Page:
Rejected, dejected, he took the Florida job, and we fell out of touch for a time, during which he met and married a fine woman named Linda who loved him truly.   Trouble was, she owned a nice little house that she also loved near Stuart at the north end of Palm Beach County.  “She wants to live ashore,” he said when he called to tell me he was married.  “In a house.”

“You mean as opposed to a 34-foot boat?”

“Yeah.  And plus, she wants me to mow the lawn.”

Her lawn, I later observed, was no bigger then Cerulean’s mainsail.

But he had a strategic plan.  He’d take her on an extended Caribbean cruise after which, he actually believed, she’d see the nautical light, sell her house and her lawnmower and move aboard his boat happily ever after.  Anyway, he wanted me to help him and Linda sail the first leg from West Palm Beach outside the Bahamas to San Juan, about 1,200 miles.  “They call it the Thorny Path,” he told me.  He said there would be another couple aboard because they were willing to help pay for provisions and things.  “Teri—that’s her name, Teri and Frank—Teri’s going to do all the cooking.”

The Gulf Stream subjected us to its usual hostility, and NOAA was predicting worse, 35 knots after midnight.  Teri, the stalwart cook, took a gander at those seas and vanished below—for the next two days—a difficult thing on a 34-foot boat.  You have to be committed to disappearance.

“Well,” said the Captain, “that’s why they call it the Thorny Path.”

We told ourselves that if this northerly held, then we’d have fair wind after we’d cleared Northwest Providence Channel and turned southeast for San Juan.  No, the wind veered southeast and stayed there right on our nose.  And then came the succession of squalls, three a day, some packing 40 knots and more, some with only heavy rain.  But we couldn’t tell which it would be, so we had to strip off sail every time another black mass bore down on us.  We beat on under skimpy sail for a week, getting almost nowhere, and gradually, as morale bled away, we turned weird.

Nobody said much at the change of watch.  We hardly spoke at all, and when we did, talk was mostly about bodily functions, specifically their absence.  The Captain went weirder than the rest of us.  He took to hiding his charts under his bunk cushion, and extolling his lost love’s charms in front of Linda, who cringed visibly.  But then one moonless night we sighted a flashing white light some unknown distance (we had not gotten a reliable fix since Great Isaac Light in the Bahamas) away on our port bow.  The Captain went below to study his charts in  secret.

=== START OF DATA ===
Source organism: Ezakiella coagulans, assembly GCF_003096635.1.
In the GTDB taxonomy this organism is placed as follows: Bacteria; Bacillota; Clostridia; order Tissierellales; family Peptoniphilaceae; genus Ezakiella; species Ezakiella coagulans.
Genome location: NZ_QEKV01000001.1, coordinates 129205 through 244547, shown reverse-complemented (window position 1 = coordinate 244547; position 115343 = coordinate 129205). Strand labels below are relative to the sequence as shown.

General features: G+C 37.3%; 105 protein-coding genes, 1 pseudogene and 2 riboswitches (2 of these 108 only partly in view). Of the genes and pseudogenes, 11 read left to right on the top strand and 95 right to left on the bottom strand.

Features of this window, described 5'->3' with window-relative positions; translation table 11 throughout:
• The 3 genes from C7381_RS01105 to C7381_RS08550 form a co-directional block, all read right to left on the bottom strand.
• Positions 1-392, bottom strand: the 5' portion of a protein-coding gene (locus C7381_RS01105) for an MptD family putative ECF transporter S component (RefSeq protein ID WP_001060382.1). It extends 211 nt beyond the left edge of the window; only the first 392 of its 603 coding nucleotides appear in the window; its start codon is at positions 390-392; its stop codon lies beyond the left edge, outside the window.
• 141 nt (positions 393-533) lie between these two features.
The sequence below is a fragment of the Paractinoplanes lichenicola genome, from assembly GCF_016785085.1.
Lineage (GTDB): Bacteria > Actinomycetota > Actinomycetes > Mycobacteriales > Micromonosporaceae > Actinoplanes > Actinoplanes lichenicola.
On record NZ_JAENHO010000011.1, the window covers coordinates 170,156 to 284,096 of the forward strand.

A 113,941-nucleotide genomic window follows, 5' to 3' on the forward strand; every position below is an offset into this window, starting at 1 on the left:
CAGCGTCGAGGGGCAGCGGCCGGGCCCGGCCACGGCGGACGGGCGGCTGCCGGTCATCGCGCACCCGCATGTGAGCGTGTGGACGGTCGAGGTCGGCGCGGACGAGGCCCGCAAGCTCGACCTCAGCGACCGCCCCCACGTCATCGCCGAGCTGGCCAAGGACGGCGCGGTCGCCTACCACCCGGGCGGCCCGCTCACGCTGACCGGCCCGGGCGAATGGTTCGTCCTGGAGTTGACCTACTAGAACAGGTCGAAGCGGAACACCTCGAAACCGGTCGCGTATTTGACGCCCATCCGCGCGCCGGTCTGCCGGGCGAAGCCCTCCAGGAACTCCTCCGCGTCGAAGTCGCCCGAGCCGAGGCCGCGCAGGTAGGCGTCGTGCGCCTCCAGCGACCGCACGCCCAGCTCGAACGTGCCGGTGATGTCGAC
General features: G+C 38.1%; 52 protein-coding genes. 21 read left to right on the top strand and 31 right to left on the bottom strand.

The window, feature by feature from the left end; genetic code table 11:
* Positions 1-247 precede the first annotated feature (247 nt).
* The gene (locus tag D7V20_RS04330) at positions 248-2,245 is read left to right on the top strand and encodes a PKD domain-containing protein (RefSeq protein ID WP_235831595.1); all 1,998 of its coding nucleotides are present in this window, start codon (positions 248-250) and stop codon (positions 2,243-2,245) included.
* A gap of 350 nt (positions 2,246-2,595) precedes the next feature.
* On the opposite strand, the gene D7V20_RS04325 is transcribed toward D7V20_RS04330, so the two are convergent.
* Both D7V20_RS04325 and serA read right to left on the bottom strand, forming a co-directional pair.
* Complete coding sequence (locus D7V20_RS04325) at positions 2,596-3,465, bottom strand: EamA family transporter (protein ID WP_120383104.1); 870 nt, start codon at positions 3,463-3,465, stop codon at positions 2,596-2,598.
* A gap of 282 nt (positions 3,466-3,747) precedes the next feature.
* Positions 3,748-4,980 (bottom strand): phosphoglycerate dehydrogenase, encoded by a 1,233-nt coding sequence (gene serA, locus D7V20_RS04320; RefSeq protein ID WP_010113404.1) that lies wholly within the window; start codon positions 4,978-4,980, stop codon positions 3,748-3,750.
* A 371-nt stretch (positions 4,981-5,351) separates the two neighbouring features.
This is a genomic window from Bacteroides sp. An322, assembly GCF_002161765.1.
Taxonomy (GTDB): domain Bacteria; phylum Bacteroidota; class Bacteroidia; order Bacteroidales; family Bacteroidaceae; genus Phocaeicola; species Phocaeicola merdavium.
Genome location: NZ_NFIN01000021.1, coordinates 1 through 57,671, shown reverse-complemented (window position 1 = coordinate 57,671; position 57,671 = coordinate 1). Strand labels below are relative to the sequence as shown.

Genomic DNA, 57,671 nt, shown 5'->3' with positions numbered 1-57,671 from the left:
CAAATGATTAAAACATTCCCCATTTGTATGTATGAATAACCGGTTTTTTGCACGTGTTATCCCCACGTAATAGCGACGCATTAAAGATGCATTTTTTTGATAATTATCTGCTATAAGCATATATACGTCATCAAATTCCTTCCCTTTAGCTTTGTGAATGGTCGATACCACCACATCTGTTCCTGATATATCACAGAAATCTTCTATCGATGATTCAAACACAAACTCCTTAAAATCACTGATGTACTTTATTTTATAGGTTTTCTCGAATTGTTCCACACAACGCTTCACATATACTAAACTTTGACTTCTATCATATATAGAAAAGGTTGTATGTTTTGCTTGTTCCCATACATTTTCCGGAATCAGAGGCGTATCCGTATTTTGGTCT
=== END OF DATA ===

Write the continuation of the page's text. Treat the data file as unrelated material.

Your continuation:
“That’s an island sure as shit,” said Frank.  “I bet they have rum swizzles on that island.  I want one.”

“Yeah, but I know the Captain,” I said.  “He won’t want to stop.”

“Then we’ll kill him.  Not a jury in the Bahamas would convict us after we tell them about this fucking trip so far.”

The night before I had missed a handhold in a savage lurch and sat flush on the poor bastard’s face while he was sleeping.  Frank had been wearing sunglasses when I sat on his face.  Only desperate, dangerous figures sleep in their sunglasses at night.

“If he calls this the thorny path one more time, I’ll kill him anyway.”

“That’s San Salvador,” said the Captain definitively as he came topside.

“I bet they have rum swizzles on San Salvador.”

“Oh, yeah, but San Salvador’s real expensive, and we still have a long way to….” He took a look around at the faces in the cockpit.  “Okay, you want to take a short stop?”

It was at that moment I decided to have my rum swizzle in the departure terminal at the San Salvador International Airport.  I could be home in, what, five hours.  Nothing goes to windward like a 747.  The seas seemed to relax; I could almost smell the airline food.  But what would I tell the Captain?

I was the only other person aboard with a shred of ocean experience.  Frank, overweight with bum knees, had announced the first night out that he didn’t feel comfortable leaving the cockpit.  I needed a compelling lie.  My son had been kidnapped by a fundamentalist cult, and I needed to be there for his deprogramming.  No, he knew I had no son…. But I had a wife.  I had a wife, and she was sick, not sick sick, but really unwell.  I’d phone home from San Salvador and learn that the poor dear, weeping, required my soothing presence at her bedside.  All I needed was an appropriate disease, malady, or injury.  Linda was a nurse, but I couldn’t very well consult her on this matter.

The Bahamian customs official suggested we complete formalities below out of the sun, until he got a whiff of our living quarters.  He seemed to believe that we only smelled like public nuisances, and cleared us into the bar—where I’d make my move.

Uncharacteristically, the Captain bought us rounds of swizzles, and by the third I had nailed my wife’s disease.  Pleurisy.  I’d had pleurisy once, intense chest pains, debilitating, but not fatal.  Pleurisy was perfect.

I bided my time, chatting with the scuba divers at the bar who thought us the saltiest figures they’d ever seen.  “You were out in that?  In a 34-foot boat?”

The Captain was as happy as ever I’d seen him ashore, ebullient by his standards, eye twinkling.  But I hardened myself.  Guilt, away.  “Well, I guess I’ll call home.  Make sure everything’s okay, you know.”  The pay phone near the head was out of order, but I couldn’t let details stand in the way of escape.

When I returned, a fresh swizzle and a plate of mozzarella sticks waited at my place.  “For my first mate,” proclaimed the Captain with a clap on my able-bodied back.  Then in full voice to the rapt scuba divers, he added, “I’d sail anywhere in the world with this guy right here.  Anywhere.  So, how’s Genie.”

“Fine,” I squeaked.

Wind and seas were worse still out on the Thorny Path.  We were sailing through a tropical wave, we later learned, and it never relented.  We never saw a celestial body and the horizon at the same time, so we couldn’t know where we were, but we knew that the Silver Banks lay somewhere down to leeward.  We’d search anxiously for breakers during daylight, and tack away during the night, essentially going backwards.  We seldom make good more that about 75 miles a day.

One night, the ex-cook let out a soul-chilling scream from below (she had emerged from the forepeak, but never cooked a meal).  She had been slathering ointment on Frank’s salt boils when the boat heaved up at a terrible angle, hung there as if to forestall the inevitable, then slammed into the tough.  Teri and Frank went down in heap, he on top, snapping her tibia like a pencil.